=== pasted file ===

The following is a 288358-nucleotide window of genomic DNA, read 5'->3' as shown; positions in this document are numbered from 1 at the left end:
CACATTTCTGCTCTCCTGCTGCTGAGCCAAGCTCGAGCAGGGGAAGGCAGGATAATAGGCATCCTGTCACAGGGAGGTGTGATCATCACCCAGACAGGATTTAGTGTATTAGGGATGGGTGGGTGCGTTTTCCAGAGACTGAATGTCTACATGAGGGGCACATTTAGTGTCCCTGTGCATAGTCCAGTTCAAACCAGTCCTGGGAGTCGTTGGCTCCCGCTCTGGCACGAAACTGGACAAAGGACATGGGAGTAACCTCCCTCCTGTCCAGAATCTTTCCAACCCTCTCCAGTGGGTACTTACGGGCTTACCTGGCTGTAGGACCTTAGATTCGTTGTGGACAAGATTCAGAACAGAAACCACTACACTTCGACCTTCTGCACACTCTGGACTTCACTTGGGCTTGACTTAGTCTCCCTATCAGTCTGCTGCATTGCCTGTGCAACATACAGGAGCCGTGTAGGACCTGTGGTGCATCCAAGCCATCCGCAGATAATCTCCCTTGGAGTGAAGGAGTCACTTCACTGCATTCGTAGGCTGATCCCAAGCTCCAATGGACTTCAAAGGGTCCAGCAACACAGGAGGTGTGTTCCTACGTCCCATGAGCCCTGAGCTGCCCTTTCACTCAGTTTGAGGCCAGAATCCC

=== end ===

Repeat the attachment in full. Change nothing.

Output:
The following is a 288358-nucleotide window of genomic DNA, read 5'->3' as shown; positions in this document are numbered from 1 at the left end:
CACATTTCTGCTCTCCTGCTGCTGAGCCAAGCTCGAGCAGGGGAAGGCAGGATAATAGGCATCCTGTCACAGGGAGGTGTGATCATCACCCAGACAGGATTTAGTGTATTAGGGATGGGTGGGTGCGTTTTCCAGAGACTGAATGTCTACATGAGGGGCACATTTAGTGTCCCTGTGCATAGTCCAGTTCAAACCAGTCCTGGGAGTCGTTGGCTCCCGCTCTGGCACGAAACTGGACAAAGGACATGGGAGTAACCTCCCTCCTGTCCAGAATCTTTCCAACCCTCTCCAGTGGGTACTTACGGGCTTACCTGGCTGTAGGACCTTAGATTCGTTGTGGACAAGATTCAGAACAGAAACCACTACACTTCGACCTTCTGCACACTCTGGACTTCACTTGGGCTTGACTTAGTCTCCCTATCAGTCTGCTGCATTGCCTGTGCAACATACAGGAGCCGTGTAGGACCTGTGGTGCATCCAAGCCATCCGCAGATAATCTCCCTTGGAGTGAAGGAGTCACTTCACTGCATTCGTAGGCTGATCCCAAGCTCCAATGGACTTCAAAGGGTCCAGCAACACAGGAGGTGTGTTCCTACGTCCCATGAGCCCTGAGCTGCCCTTTCACTCAGTTTGAGGCCAGAATCCC